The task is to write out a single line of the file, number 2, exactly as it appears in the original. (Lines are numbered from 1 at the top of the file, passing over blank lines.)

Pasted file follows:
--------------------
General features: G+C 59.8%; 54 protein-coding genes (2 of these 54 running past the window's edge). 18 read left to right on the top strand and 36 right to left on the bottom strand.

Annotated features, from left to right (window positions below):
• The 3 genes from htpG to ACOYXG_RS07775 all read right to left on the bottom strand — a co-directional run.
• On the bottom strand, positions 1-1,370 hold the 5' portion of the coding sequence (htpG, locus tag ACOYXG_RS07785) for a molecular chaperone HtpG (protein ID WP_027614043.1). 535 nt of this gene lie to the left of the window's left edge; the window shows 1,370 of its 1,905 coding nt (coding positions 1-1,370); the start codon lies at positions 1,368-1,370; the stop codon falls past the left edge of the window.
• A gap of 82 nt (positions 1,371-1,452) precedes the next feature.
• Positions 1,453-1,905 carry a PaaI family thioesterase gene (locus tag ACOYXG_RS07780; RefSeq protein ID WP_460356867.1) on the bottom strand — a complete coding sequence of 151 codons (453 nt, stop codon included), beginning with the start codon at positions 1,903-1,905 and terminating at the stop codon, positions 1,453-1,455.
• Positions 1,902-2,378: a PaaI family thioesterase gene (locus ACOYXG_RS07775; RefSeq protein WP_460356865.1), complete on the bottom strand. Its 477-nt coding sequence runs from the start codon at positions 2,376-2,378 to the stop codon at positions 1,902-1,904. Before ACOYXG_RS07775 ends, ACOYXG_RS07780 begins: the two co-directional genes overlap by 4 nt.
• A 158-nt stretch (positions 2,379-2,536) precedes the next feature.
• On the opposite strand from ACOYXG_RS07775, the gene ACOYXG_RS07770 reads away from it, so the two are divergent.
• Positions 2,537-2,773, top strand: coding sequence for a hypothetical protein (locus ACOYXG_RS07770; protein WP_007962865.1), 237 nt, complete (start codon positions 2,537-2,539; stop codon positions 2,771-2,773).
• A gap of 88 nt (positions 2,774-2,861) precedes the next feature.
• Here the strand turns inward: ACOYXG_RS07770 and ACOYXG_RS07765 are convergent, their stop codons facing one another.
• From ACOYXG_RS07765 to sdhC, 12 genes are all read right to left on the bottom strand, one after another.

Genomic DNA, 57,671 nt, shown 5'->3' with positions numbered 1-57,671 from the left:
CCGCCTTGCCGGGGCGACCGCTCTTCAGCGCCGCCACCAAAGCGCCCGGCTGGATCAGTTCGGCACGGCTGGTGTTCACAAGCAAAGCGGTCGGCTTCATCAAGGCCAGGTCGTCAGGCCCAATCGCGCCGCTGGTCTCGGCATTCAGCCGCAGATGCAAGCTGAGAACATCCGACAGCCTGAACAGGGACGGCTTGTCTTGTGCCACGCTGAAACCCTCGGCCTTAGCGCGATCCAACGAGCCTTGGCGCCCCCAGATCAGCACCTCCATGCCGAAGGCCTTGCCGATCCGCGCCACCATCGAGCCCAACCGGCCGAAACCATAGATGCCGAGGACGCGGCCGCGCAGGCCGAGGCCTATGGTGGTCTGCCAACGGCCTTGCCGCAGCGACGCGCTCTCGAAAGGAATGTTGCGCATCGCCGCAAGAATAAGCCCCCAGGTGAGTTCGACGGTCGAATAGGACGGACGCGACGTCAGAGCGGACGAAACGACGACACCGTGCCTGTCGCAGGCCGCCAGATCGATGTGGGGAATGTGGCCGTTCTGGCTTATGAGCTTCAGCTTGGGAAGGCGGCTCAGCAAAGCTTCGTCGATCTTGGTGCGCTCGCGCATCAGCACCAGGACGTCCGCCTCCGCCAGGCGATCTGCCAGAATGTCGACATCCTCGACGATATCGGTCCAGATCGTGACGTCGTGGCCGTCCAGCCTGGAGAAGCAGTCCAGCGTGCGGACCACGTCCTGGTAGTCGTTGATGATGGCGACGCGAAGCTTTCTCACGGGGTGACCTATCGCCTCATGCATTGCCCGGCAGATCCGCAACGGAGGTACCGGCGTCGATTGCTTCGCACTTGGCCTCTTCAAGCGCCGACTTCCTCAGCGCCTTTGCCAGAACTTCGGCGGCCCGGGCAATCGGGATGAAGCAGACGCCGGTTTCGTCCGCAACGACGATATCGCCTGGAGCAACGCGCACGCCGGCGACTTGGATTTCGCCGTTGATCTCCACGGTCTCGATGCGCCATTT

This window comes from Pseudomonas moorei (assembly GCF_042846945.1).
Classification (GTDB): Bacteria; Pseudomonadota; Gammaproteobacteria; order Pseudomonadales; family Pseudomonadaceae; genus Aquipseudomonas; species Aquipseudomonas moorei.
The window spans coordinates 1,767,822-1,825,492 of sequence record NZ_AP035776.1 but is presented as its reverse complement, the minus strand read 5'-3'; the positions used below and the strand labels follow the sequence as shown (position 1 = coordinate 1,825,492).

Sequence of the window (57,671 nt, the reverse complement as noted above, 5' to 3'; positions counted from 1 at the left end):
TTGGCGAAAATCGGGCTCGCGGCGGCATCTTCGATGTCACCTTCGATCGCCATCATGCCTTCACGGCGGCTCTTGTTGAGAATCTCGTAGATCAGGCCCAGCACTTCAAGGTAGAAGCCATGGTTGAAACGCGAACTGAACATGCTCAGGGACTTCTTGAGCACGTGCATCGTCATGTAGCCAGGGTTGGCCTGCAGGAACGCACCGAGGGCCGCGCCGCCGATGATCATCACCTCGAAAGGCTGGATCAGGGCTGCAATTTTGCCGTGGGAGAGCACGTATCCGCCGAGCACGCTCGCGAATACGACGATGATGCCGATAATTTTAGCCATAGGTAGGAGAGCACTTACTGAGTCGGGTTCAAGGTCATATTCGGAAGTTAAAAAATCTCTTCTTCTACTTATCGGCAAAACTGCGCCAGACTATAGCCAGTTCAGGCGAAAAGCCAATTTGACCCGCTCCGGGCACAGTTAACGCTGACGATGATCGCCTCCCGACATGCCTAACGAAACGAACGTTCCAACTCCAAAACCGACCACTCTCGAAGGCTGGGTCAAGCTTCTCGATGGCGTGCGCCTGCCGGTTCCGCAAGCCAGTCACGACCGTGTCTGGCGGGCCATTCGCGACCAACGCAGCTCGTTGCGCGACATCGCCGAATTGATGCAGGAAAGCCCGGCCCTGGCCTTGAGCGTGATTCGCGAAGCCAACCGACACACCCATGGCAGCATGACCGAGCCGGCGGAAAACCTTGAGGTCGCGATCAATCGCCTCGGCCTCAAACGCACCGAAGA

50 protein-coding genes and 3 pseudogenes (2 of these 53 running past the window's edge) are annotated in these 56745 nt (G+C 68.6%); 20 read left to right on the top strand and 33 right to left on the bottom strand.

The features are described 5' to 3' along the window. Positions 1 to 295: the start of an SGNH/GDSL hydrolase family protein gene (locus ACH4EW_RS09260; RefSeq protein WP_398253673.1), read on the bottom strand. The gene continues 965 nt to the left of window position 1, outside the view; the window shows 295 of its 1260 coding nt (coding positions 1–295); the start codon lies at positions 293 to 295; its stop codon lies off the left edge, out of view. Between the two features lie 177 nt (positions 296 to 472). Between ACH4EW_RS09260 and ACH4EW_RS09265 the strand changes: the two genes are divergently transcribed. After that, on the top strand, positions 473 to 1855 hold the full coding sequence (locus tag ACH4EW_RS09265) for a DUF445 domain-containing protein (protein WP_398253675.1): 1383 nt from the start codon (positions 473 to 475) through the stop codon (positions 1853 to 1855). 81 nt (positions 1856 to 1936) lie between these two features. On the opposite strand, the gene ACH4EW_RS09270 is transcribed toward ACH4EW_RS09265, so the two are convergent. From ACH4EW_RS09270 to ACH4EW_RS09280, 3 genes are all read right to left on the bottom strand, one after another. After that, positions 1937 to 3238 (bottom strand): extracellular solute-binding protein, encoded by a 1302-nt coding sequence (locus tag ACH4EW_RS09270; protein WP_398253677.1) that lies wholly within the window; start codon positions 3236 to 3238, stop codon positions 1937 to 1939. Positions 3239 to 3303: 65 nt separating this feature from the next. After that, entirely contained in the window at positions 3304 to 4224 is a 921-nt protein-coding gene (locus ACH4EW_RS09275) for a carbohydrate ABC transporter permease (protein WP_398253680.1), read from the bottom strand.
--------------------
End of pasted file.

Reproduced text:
Annotated features, from left to right (window positions below):